Saari Residence (plans)

Plans for the two weeks in Saari:

  1. In a two week residency in Mynämäki we do artistic pre-work and research.
  2. We work on and relatively slowly think aloud what are the sustainable and fruitful ways of collaborating for us.
  3. We call a fumbling Teams-call for the honeybees in Tullisaari.
  4. We count bumble bees and revise the cornerstones of our existence.
  5. We sleep some nights and write a book at that time.
  6. We stay awake the other nights and write another book.
  7. We eat our words and go swimming instead.
  8. We walk a new route so many times that it becomes older.
  9. We write down a fantastical plan and a weak performance.
  10. We draw maps without an agenda.
  11. We make flower arrangements and thought arrangements.
  12. We enjoy summer and each other.

Timetable draft for Saari residence

Draft made 7.6. [edited 16.7] [Please notice! Changed several times during the residence 20.7-1.8.2021]

Tuesday 20.7: 12-16 arrival, 17-19 food shopping in Mynämäki and settling down.

Wednesday 21.7: 9-12 get together, 14-16 planning and mapping, 16-18 REKO Mynämäki, Sauna 

Thursday 22.7: 9-12 Ina hosts, 14-18 afternoon trip to Mietoistenlahti

Friday 23.7: 9-12 Suvi hosts, 13-15 Pyhe market (lunch), 16-19 Marlon hosts, Barbecue

Saturday 24.7 : leisure, Sauna in Kivijärvi

Sunday 25. 7: leisure

Monday 26.7: 10-12 planning the night trip: 14-18 silent work: 22-05 night trip (sunset 22:22, sunrise 4:52)

Tuesday 27.7: 14-18 Matt hosts, 22-05 night workshop 

Wednesday 28.7: 14-18 Ingvill hosts, Sauna

Thursday 29.7: 9-12 Aino hosts, 14-18 to be decided later

Friday 30.7: 9-12 documenting, 12-14 Pyhe market (lunch), 15-18 skep/other making and talks

Saturday 31.7: 9-12 skep/other making and talks, 14-18 documenting and silent work, Last supper

Sunday 1.8: Departure

First winter of the hives

Some observations from the last 8 months:

When at the hive and the bee suit on, I and my deeds were looked at unconstrained, and I was often chatted at and asked about the bees. I liked to talk about the weather or the park with the interviewers. Sometimes people had their own experiences with the honeybees. Most of them had given up on their hobby after the arrival of Varroa-mite in Finland in the 80s.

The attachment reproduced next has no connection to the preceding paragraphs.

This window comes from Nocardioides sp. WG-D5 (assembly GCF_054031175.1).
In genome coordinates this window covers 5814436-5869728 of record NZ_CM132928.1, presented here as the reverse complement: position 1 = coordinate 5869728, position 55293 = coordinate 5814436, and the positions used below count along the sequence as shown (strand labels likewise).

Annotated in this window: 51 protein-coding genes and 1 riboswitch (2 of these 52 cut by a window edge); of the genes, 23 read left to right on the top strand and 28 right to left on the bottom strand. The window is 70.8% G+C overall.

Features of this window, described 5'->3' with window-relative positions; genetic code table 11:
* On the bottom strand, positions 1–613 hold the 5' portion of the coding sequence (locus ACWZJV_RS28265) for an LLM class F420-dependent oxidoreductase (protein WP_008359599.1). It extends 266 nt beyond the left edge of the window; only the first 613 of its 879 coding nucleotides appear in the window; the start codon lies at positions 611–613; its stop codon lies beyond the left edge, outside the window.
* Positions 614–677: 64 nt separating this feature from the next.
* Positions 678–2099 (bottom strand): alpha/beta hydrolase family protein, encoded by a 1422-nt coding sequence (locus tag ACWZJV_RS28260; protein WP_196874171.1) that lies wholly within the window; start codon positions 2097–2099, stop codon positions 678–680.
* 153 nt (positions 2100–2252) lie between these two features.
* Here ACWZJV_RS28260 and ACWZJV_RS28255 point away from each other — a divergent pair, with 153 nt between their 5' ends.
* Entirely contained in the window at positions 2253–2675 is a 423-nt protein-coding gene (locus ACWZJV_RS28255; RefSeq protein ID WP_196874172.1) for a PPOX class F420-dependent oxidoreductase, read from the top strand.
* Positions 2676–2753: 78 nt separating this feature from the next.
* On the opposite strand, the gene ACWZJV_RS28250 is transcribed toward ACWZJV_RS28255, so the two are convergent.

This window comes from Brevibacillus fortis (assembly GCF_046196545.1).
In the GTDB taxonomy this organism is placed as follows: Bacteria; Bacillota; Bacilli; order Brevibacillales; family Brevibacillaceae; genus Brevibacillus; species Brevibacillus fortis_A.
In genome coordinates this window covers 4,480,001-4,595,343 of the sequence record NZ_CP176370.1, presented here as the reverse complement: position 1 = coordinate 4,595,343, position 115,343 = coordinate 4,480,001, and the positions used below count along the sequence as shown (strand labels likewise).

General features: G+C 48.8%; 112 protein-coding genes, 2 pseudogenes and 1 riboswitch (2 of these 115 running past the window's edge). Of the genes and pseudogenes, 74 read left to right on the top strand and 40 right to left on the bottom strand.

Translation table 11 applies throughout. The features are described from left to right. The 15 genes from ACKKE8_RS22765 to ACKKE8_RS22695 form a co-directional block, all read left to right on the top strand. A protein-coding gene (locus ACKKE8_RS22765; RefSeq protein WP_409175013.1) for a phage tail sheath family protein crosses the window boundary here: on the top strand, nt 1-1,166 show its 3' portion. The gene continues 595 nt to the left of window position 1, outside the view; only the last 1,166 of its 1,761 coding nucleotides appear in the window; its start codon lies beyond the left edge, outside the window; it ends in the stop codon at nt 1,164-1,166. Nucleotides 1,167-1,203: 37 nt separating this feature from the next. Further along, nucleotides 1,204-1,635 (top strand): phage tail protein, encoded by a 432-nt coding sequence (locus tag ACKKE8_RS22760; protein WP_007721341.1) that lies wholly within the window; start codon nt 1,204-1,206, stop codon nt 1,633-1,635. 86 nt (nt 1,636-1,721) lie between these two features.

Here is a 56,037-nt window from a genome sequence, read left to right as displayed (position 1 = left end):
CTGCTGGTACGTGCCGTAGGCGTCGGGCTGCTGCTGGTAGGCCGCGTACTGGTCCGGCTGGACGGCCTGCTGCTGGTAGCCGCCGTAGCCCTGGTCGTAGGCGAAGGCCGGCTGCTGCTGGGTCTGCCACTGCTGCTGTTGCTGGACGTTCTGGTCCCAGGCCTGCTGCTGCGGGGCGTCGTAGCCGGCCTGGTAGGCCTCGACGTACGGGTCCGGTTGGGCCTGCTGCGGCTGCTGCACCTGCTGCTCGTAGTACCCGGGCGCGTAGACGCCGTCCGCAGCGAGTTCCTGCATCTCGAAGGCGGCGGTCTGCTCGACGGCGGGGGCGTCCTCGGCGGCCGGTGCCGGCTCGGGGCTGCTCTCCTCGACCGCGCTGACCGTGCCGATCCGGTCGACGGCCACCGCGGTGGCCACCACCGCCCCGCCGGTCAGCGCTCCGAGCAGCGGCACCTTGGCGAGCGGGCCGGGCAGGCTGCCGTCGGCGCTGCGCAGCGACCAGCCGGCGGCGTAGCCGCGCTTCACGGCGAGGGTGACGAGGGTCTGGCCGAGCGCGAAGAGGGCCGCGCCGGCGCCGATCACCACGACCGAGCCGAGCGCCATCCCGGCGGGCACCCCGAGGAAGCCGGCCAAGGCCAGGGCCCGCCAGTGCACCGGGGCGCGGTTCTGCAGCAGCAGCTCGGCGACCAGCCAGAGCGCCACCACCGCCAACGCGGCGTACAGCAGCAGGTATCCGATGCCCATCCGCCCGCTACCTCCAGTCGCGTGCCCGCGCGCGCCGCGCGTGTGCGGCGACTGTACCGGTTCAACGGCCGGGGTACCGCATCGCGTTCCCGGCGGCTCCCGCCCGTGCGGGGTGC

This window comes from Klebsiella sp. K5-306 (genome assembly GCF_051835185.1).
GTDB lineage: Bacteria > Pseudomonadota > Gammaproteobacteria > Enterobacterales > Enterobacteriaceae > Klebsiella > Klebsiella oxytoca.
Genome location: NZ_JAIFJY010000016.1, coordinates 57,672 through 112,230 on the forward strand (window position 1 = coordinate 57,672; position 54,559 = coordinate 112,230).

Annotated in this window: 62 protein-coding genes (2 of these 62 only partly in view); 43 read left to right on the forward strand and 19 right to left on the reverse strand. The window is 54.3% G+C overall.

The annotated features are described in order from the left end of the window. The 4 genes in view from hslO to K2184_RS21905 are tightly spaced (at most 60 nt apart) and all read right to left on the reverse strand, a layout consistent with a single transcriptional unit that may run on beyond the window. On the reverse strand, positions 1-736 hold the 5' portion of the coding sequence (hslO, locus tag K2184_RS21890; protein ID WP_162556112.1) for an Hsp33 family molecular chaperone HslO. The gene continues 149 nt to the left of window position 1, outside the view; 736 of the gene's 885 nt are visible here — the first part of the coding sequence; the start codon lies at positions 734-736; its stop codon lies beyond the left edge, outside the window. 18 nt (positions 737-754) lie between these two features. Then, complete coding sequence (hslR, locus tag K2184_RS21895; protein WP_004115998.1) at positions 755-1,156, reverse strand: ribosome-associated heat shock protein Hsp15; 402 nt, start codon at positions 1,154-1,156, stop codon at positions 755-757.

I remember one particular encounter in the Rudolf’s playground. I texted the honey bayer that we could meet there after work and have a chat. He was originally from Bashkiria in South Ural, where honey has a special meaning to people. In Soviet times, honey was an export product — everything that was purchased by the Central Union was sent abroad. And therefore, to get honey one needed to keep bees or to know a beekeeper. Bashkiria managed to get away from the “export duty” and its honey was sold in stores.

The Oak that fell in the 21st of September.
Photo Ina Niemelä © 19.1.2021

I went to the park every week. I rarely looked at the landscape. More often I saw what was dry or moist, what was blooming and what was withering. What disappeared under the other plants and what was it that took more space. I learnt to calm down with the bees and tried to feel the difference in weight of the hives by hand. I always smelled and listened to the hives in addition to other tasks, but I admit I have much to lean in interpreting those signals.

I have read this and that about bees and the most insightful books for me this year were The Dancing Bees: An Account of the Life and Senses of the Honey Bee by Karl von Frisch and a recent book by a Swedish author Lotte Möller called Bees and Their Keepers: Through the seasons and centuries, from waggle-dancing to killer bees, from Aristotle to Winnie-the-Pooh.

Karl von Frisch, Mehiläisten elämästä, s.190-191, Suom. Olavi Sotavalta, Kustannusosakeyhtiö Otavan kirjapaino, Helsinki 1968